ISSN 1671-3710
CN 11-4766/R

Advances in Psychological Science ›› 2021, Vol. 29 ›› Issue (1): 102-111.

• Regular Articles •

### The relationship between rumination and attention disengagement and the underlying neural mechanism

LIU Qipeng, ZHAO Xiaoyun, WANG Cuiyan, XU Yiya, WANG Shuyan()

1. School of Education, Huaibei Normal University, Huaibei 235000, China
• Received:2020-06-09 Online:2021-01-15 Published:2020-11-23
• Contact: WANG Shuyan E-mail:wsy720@chnu.edu.cn

Abstract:

Rumination is repetitive negative thinking that allows individuals to focus on negative and painful things. Current research has confirmed that rumination is closely related to impaired attentional disengagement and has nothing to do with attention-oriented acceleration.  Rumination and impaired attentional disengagement are independent of each other, and this can be explained by the following three aspects. First, there is an essential difference in the definition of rumination and impaired attentional disengagement. By definition, rumination is described as a way of thinking, but impaired attentional disengagement is a way of attention. Second, rumination and impaired attentional disengagement belong to different concepts; specifically, rumination belongs to the category of psychological process, and impaired attentional disengagement belongs to the category of mental state. Third, there are different measurement methods for the processes of rumination and impaired attentional disengagement.  While rumination is generally measured by the ruminant thinking scale, impaired attentional disengagement is measured by various experimental paradigms. In addition, although there are still some controversies about the relationship between rumination and impaired attentional disengagement, longitudinal studies have confirmed that impaired attentional disengagement to negative expressions can predict individual rumination. In addition, some studies have confirmed that impaired attentional disengagement related to rumination may be controlled by consciousness, which means that impaired attentional disengagement related to rumination is not unconscious or automatic.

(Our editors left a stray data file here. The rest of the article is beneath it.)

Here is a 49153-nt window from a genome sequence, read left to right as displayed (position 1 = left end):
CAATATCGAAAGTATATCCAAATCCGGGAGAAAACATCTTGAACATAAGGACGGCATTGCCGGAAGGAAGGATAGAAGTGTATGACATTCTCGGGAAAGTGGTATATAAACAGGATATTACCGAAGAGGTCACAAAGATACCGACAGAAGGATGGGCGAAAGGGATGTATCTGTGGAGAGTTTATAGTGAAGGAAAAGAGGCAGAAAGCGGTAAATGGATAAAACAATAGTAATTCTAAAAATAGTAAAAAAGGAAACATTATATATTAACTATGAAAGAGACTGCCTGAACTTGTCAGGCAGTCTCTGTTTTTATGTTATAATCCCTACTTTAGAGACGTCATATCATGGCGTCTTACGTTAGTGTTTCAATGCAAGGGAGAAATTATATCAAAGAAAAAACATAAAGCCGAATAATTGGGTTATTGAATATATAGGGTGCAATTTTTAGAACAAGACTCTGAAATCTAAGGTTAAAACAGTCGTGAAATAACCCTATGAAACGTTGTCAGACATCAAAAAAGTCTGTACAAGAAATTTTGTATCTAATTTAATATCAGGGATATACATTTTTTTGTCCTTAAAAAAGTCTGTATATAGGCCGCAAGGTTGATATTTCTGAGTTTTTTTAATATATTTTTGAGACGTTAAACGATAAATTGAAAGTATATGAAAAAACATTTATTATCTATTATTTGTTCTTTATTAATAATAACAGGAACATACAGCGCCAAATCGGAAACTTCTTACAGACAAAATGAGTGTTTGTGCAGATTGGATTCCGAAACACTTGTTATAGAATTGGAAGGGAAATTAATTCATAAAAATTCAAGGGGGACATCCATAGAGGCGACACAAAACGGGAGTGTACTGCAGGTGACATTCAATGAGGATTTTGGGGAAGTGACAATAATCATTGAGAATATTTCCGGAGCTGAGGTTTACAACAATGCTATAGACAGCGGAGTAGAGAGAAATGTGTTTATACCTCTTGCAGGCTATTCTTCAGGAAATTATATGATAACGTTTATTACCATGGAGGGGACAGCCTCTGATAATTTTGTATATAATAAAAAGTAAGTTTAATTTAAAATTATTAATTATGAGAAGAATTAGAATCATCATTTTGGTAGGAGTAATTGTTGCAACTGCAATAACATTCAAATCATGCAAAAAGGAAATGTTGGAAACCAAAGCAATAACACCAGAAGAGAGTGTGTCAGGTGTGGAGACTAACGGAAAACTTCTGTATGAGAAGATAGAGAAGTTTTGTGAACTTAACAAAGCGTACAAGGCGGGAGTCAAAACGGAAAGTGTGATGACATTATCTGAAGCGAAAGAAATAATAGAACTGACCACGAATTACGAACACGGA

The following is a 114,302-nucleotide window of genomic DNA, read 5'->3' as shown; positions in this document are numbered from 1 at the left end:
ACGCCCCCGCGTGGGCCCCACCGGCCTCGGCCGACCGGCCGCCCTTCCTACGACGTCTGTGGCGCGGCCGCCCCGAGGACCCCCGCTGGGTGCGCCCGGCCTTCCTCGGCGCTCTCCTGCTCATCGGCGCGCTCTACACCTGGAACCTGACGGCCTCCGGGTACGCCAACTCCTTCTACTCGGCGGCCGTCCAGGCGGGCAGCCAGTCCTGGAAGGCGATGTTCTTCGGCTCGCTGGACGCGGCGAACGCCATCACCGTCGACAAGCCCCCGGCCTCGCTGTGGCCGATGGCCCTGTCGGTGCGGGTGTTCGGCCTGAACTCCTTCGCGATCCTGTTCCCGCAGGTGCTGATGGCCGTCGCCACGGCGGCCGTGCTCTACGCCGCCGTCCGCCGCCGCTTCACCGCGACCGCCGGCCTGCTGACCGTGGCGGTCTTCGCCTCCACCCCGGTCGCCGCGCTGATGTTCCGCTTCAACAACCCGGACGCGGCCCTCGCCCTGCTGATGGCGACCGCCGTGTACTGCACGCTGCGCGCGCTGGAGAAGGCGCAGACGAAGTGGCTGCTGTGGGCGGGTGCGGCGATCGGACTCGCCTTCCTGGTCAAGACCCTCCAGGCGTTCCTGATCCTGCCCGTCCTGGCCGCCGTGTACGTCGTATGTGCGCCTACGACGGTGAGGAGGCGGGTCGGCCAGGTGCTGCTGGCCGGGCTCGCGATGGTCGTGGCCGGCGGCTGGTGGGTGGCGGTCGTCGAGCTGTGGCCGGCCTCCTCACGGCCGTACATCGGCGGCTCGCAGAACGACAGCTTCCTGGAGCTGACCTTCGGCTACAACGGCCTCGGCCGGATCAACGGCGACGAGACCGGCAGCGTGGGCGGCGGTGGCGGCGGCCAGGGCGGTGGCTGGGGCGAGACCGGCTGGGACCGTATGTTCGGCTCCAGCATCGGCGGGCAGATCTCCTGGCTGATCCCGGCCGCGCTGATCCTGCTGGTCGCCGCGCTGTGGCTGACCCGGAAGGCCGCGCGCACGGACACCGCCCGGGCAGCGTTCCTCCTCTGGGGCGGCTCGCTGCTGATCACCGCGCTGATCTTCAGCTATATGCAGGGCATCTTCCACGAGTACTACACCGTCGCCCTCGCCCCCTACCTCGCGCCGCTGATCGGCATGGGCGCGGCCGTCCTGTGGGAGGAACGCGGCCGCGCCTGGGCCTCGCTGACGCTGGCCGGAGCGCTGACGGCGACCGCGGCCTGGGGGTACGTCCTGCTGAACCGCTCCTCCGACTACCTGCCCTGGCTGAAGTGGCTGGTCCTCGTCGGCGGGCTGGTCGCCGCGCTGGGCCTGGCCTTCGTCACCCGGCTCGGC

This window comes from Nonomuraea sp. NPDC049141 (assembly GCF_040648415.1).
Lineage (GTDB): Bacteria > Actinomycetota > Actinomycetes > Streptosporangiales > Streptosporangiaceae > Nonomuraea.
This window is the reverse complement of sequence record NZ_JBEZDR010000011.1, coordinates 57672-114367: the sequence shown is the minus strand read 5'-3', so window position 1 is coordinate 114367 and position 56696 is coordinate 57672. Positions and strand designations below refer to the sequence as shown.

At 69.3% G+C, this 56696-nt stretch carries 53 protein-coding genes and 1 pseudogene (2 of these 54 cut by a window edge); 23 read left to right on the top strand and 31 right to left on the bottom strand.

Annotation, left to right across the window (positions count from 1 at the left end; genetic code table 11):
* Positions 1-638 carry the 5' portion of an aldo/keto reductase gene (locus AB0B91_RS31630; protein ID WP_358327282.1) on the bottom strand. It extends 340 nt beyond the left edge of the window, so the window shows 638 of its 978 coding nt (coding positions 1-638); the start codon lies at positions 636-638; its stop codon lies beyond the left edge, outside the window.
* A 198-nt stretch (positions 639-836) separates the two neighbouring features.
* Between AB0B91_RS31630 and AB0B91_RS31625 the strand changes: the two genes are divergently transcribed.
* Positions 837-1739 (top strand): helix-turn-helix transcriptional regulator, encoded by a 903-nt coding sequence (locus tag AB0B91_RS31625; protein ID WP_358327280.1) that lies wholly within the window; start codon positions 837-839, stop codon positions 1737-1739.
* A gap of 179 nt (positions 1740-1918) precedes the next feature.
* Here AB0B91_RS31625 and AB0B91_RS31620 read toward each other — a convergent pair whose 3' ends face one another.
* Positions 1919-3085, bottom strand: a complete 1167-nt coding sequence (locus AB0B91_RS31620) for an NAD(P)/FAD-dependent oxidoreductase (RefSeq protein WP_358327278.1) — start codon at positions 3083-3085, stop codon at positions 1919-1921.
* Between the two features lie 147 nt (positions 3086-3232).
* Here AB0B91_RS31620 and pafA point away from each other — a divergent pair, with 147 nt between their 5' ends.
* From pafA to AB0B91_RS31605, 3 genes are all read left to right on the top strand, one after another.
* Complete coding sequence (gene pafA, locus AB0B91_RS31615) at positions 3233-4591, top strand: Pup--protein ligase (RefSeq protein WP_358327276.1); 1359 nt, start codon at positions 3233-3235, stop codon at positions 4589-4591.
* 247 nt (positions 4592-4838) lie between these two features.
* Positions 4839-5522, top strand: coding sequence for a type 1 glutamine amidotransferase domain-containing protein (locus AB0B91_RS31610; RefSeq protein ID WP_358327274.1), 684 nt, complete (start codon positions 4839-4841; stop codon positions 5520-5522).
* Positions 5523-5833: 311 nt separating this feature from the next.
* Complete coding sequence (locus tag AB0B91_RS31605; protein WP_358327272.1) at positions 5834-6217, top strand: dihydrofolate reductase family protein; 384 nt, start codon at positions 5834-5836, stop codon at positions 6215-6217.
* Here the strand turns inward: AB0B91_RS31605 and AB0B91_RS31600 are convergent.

It is on this basis that many researchers have tried to improve individuals’ rumination through attentional disengagement-related training, confirming that it is not only auditory attentional disengagement-related training that improves an individual’s rumination, but that attentional disengagement-related training also effectively improves rumination. Therefore, impaired attentional disengagement may affect the generation and development of rumination. At the same time, previous related studies have also shown that individuals with high rumination thinking have obviously impaired attentional disengagement compared with individuals with low rumination thinking.  In summary, this also shows that the relationship between rumination and impaired attentional disengagement may not be a one-way relationship, suggesting that they may also affect each other. This process of mutual influence may not be caused by only the individual's poor emotion regulation function, but may also be related to the individual's emotions and the brain nerve mechanism of attention. What is more, among them, the excessive activation of the amygdala, and the abnormal adjustment of the anterior cingulate cortex (ACC) to self-related negative information, may be the reasons why rumination and attention detach from damage affect each other. Other possible reasons why rumination and attention detach from damage affect each other are the abnormal activity of the right dorsal lateral prefrontal cortex (DLPFC), and the related cognitive control abnormalities in the structure and function of attention-related brain neural networks, including cognitive control network (CCN), dorsal attention network (DAN), and the triple network of attention,
I would like to conclude by saying that for further clarification of the relationship between rumination and impaired attentional disengagement, future researchers can study the following aspects. First, because impaired attentional disengagement to certain specific stimuli can have an impact on different mental disorders, it is necessary to further determine whether impaired attentional disengagement to specific stimuli can have an impact on specific mental disorders. Second, since not only rumination, but also impaired attentional disengagement involves self-related brain regions, future researchers can verify the role of self-relevance in impaired attentional disengagement in high ruminants. Third, since attention is a part of cognition, it is worth further exploring whether cognitive training can reduce rumination; and (least) because the effects of physiology and environment on individuals are different, researchers need to further clarify the role of physiological and environmental factors in rumination and impaired attentional disengagement.

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